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Friday, July 1, 2011

Frail Voice



"Passerby, these are words. But instead of reading
I want you to listen: to this frail
Voice like that of letters eaten by grass."




How frail words can be, how exhausted I am.  But I take comfort in the fact that this must be the prelude to my reinvention.  With every book I write, I'm a new person.  I have to begin again.  Finishing a book, one begins to let go of what one has become.  Suddenly I'm writing two books.  A first draft of one is complete.  (Only 20 more drafts left to go....though how does one measure drafts, when one works on a computer?).  But then I've begun something different - short essays, or essay-poems about art, about ekphrasis.  So for a while I live in two spaces.  I didn't choose this, it arrived.



Meanwhile, summer holidays have officially arrived. The trick is to enjoy the disruptions, the upheaval, the changes to our delicate and important schedule.  So much easier to sleep in!  But I do vow, come Monday, to get back to the 5am writing sessions.  I'm able to keep this up for a month at a time, before slipping, in 15 minute intervals, until next thing I know it's 6am, then 6:30....I suppose the body can only take so much and it rebels.  But how productive I am so early in the summer!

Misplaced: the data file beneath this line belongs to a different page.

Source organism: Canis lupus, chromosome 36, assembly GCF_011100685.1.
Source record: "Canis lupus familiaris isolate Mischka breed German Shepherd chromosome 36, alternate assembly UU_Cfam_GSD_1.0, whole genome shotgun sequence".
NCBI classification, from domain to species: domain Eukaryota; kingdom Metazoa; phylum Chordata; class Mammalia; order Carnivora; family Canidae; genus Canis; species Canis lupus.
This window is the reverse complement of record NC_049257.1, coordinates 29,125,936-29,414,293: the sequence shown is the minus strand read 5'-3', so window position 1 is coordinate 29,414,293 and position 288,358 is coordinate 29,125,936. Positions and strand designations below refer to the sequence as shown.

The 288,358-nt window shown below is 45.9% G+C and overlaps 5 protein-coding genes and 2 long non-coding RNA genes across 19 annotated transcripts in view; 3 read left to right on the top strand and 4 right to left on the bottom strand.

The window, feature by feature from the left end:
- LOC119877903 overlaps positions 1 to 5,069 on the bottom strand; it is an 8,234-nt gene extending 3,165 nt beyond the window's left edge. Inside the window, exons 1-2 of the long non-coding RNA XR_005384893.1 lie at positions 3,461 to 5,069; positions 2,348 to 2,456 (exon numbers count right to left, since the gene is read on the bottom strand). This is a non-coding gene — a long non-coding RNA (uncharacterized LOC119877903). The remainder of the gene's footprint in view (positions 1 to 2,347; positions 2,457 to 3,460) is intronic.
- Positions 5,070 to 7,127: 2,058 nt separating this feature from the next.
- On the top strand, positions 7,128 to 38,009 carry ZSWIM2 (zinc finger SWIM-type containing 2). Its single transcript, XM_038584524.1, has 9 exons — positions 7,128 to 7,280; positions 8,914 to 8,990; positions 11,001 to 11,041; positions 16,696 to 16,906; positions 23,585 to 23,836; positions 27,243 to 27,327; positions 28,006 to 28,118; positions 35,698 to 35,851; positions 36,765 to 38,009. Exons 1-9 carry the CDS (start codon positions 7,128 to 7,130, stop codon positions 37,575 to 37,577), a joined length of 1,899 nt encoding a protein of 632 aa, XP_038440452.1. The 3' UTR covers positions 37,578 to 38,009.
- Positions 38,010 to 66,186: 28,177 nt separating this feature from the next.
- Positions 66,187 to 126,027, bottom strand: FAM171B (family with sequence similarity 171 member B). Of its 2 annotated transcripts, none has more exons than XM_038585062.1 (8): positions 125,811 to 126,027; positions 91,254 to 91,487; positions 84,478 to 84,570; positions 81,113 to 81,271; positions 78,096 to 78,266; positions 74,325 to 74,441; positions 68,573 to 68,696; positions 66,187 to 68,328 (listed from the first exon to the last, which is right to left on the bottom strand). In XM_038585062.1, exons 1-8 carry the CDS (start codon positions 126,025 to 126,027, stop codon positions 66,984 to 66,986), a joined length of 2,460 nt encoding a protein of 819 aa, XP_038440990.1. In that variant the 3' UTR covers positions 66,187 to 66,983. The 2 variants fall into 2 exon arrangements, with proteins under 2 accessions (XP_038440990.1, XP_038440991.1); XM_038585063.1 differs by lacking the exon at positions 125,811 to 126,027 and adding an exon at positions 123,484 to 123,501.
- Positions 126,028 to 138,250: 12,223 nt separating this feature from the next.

"Trust me, in bliss I shall abide" goes the poem by Tennyson.  But in the end the Palace of Art is exchanged for  "a cottage in the vale."  The lofty sequesterment and proud isolation exchanged for humbleness and duty to others.  This was a page randomly opened, an 1891 edition that is inscribed with the name of my husband's grandmother.  A very worn volume.  The others in the stack belong to my mother-in-law, old school books for the most part.

I've seen a few people on Flickr shooting books in the grass, and couldn't resist trying my own take on this.





There is nothing more lovely than reading outside in summer.  And there are so many poems on the subject.  Like this one by Charles Wright.  "Go quietly, quietly."  In the winter, there is this one by Gerald Stern.  "How you loved to read in the snow..."

So, another writing prompt:  write about reading a book outdoors.

The subject of a woman reading has been so prevalent in the history of painting.  The juxtaposition of an exterior beauty with a secret interior journey.  But this is a much larger subject, isn't it, for another day when the sun isn't shining so invitingly, and the dog isn't whimpering for his walk in such a convincing manner....





1 comment:

  1. Oh, those photos of the books in the grass look so inviting. I'm wearing a perfume called Grass these days, and it smells like freshly mown grass. (It's one of those things you have to wear to believe how it works as a personal scent.) It evokes long days in the grass, under a tree with a great book.

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